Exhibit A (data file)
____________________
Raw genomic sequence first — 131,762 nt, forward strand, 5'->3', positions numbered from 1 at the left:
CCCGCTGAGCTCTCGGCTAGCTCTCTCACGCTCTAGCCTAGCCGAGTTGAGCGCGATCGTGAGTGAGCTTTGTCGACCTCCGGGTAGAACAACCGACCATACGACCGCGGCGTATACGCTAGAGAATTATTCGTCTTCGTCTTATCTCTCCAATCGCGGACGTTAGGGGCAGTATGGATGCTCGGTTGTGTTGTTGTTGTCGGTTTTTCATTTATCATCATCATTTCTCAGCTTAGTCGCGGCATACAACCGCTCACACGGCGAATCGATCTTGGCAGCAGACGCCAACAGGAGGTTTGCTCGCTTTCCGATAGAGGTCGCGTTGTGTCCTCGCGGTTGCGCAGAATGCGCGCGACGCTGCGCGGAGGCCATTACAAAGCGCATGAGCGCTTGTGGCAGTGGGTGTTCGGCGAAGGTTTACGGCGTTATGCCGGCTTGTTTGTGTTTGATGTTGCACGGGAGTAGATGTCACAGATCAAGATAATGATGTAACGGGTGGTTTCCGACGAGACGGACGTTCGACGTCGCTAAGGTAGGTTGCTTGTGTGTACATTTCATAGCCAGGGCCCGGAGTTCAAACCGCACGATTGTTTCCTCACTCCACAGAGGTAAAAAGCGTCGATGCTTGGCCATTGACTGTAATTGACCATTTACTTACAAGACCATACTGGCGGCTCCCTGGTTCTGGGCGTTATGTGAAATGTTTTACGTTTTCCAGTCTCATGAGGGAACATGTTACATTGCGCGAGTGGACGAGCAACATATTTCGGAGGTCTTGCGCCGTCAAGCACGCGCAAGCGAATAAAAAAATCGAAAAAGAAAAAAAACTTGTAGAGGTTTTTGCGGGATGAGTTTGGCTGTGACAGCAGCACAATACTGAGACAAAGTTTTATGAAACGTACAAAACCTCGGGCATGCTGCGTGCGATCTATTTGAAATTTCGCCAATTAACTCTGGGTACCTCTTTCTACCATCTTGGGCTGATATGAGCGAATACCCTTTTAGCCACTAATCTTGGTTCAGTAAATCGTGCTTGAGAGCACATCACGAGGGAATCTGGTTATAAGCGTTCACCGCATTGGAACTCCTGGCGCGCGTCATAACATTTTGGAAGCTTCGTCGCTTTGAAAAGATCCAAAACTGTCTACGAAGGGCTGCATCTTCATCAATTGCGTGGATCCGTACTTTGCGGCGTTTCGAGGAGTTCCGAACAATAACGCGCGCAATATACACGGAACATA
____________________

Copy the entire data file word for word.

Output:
Raw genomic sequence first — 131,762 nt, forward strand, 5'->3', positions numbered from 1 at the left:
CCCGCTGAGCTCTCGGCTAGCTCTCTCACGCTCTAGCCTAGCCGAGTTGAGCGCGATCGTGAGTGAGCTTTGTCGACCTCCGGGTAGAACAACCGACCATACGACCGCGGCGTATACGCTAGAGAATTATTCGTCTTCGTCTTATCTCTCCAATCGCGGACGTTAGGGGCAGTATGGATGCTCGGTTGTGTTGTTGTTGTCGGTTTTTCATTTATCATCATCATTTCTCAGCTTAGTCGCGGCATACAACCGCTCACACGGCGAATCGATCTTGGCAGCAGACGCCAACAGGAGGTTTGCTCGCTTTCCGATAGAGGTCGCGTTGTGTCCTCGCGGTTGCGCAGAATGCGCGCGACGCTGCGCGGAGGCCATTACAAAGCGCATGAGCGCTTGTGGCAGTGGGTGTTCGGCGAAGGTTTACGGCGTTATGCCGGCTTGTTTGTGTTTGATGTTGCACGGGAGTAGATGTCACAGATCAAGATAATGATGTAACGGGTGGTTTCCGACGAGACGGACGTTCGACGTCGCTAAGGTAGGTTGCTTGTGTGTACATTTCATAGCCAGGGCCCGGAGTTCAAACCGCACGATTGTTTCCTCACTCCACAGAGGTAAAAAGCGTCGATGCTTGGCCATTGACTGTAATTGACCATTTACTTACAAGACCATACTGGCGGCTCCCTGGTTCTGGGCGTTATGTGAAATGTTTTACGTTTTCCAGTCTCATGAGGGAACATGTTACATTGCGCGAGTGGACGAGCAACATATTTCGGAGGTCTTGCGCCGTCAAGCACGCGCAAGCGAATAAAAAAATCGAAAAAGAAAAAAAACTTGTAGAGGTTTTTGCGGGATGAGTTTGGCTGTGACAGCAGCACAATACTGAGACAAAGTTTTATGAAACGTACAAAACCTCGGGCATGCTGCGTGCGATCTATTTGAAATTTCGCCAATTAACTCTGGGTACCTCTTTCTACCATCTTGGGCTGATATGAGCGAATACCCTTTTAGCCACTAATCTTGGTTCAGTAAATCGTGCTTGAGAGCACATCACGAGGGAATCTGGTTATAAGCGTTCACCGCATTGGAACTCCTGGCGCGCGTCATAACATTTTGGAAGCTTCGTCGCTTTGAAAAGATCCAAAACTGTCTACGAAGGGCTGCATCTTCATCAATTGCGTGGATCCGTACTTTGCGGCGTTTCGAGGAGTTCCGAACAATAACGCGCGCAATATACACGGAACATA